Lab-grown meat may do more lasting damage to the climate than beef, according to a new study.
High impact: Proponents of lab-grown meat say it could one day supplant livestock—particularly cattle, a huge source of greenhouse-gas emissions.
The problem: Animal-free meat might be worse for the environment, researchers from the University of Oxford argue in a new report. They say previous studies have clumped together all emissions from cattle, rather than analyzing individual gases. Methane, for example, has a greater impact on warming in the short term, but it remains in the atmosphere for only around a decade, whereas carbon dioxide persists and accumulates for centuries, coauthor professor Raymond Pierrehumbert told the BBC. Emissions from the lab will be almost entirely made up of carbon dioxide.
A pinch of salt: It’s eye-catching, but this finding comes with plenty of caveats. Lab-grown meat isn’t even on sale to the public yet, and the researchers are making a lot of assumptions about meat consumption and future availability of lab-grown meat that may prove incorrect. For now, its climate impact may prove one of the smaller barriers to its adoption: for one thing, it’s still ridiculously expensive to produce.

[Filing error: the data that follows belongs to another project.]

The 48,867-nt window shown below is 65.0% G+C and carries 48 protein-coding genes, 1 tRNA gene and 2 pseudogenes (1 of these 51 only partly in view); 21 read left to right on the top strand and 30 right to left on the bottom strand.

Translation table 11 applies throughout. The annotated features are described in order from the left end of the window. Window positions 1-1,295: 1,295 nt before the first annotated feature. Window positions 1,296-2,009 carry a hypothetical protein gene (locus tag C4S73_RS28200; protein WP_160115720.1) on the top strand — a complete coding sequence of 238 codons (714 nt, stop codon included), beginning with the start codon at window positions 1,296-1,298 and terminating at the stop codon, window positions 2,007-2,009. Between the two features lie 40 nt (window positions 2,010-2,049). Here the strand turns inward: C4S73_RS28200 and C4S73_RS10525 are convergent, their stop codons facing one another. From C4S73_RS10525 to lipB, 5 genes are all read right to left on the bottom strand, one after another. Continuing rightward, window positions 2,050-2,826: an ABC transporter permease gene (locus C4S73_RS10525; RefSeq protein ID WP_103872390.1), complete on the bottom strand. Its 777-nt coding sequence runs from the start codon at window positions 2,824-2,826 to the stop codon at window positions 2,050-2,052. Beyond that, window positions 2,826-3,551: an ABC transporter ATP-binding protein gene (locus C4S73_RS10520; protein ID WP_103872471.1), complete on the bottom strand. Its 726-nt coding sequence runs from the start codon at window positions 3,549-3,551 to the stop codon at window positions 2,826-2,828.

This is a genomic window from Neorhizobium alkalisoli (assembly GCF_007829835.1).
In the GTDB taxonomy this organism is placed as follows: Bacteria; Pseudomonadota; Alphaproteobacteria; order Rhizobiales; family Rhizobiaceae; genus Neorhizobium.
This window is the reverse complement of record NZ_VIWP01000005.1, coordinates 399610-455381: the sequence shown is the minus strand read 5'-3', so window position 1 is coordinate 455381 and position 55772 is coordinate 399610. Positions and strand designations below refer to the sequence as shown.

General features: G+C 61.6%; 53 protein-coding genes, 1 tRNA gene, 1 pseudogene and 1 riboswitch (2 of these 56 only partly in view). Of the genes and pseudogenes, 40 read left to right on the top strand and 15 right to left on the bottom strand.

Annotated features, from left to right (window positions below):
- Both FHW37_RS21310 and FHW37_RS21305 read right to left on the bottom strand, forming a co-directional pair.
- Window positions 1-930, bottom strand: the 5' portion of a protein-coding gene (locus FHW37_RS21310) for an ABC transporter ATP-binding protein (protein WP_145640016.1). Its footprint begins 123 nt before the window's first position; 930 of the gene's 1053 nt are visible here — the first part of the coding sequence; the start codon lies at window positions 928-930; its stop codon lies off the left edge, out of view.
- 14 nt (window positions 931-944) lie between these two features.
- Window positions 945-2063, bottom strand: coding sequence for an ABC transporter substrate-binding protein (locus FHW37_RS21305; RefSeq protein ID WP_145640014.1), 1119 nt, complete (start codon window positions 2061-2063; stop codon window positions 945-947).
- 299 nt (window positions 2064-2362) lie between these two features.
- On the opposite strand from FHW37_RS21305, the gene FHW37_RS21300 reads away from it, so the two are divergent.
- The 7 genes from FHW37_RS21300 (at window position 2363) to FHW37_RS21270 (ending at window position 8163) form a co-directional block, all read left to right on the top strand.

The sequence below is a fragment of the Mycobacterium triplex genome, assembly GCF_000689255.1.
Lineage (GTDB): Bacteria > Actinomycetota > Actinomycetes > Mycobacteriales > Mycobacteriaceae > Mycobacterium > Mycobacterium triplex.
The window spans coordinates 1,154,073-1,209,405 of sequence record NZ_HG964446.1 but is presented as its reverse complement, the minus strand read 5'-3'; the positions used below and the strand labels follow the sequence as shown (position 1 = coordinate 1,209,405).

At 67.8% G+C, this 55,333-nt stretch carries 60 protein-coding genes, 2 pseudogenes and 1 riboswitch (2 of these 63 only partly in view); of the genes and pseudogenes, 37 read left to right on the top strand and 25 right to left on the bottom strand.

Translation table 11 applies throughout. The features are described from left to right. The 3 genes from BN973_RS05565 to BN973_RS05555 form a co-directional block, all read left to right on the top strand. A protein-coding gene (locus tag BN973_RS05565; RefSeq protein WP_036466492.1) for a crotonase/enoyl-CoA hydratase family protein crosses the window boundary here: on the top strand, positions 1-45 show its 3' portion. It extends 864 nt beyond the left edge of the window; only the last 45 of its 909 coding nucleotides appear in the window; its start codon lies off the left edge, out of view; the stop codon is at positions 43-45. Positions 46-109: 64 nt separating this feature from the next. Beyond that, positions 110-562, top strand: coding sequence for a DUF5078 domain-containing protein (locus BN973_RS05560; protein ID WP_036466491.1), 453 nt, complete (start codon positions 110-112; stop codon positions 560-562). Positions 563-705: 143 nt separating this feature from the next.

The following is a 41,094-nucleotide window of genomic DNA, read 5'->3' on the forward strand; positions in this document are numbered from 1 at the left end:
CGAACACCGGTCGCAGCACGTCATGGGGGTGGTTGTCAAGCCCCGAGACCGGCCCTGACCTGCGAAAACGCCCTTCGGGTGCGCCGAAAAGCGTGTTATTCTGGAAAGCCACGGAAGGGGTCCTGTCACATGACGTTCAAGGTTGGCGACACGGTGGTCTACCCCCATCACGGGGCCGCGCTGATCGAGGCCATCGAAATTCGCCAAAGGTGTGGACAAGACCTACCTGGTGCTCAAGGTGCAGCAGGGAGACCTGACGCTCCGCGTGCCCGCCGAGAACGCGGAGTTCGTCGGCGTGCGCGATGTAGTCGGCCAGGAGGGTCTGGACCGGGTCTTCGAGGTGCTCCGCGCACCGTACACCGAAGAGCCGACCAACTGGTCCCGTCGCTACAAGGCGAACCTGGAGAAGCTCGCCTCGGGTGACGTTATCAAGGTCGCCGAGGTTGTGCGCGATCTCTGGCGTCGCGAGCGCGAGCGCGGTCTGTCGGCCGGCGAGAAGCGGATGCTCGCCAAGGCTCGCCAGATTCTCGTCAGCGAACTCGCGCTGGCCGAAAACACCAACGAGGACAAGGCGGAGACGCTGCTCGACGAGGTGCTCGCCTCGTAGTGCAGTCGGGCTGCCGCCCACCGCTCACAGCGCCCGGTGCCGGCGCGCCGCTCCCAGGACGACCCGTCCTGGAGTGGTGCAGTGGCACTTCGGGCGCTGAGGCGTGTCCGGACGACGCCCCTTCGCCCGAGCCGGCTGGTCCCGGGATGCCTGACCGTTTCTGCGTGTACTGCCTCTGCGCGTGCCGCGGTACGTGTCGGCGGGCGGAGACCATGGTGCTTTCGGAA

This story first appeared in our newsletter The Download. Sign up here to get your daily dose of the latest in emerging tech.
These three charts show who is most to blame for climate change
Getting to the bottom of which countries have contributed most to climate change is complicated, but a few pieces of data can help.
Inside Alphabet X’s new effort to combat climate change with seagrass
A previously unrevealed program would use cameras, computer vision, and machine learning to track the carbon stored in the biomass of the oceans.
Power beaming comes of age
How power beaming could change the way we power everything from satellites to mobile phones and reduce carbon emissions.
Super-hot salt could be coming to a battery near you
New battery chemistries can help unlock more renewable energy for the grid.
Get the latest updates from
MIT Technology Review
Discover special offers, top stories, upcoming events, and more.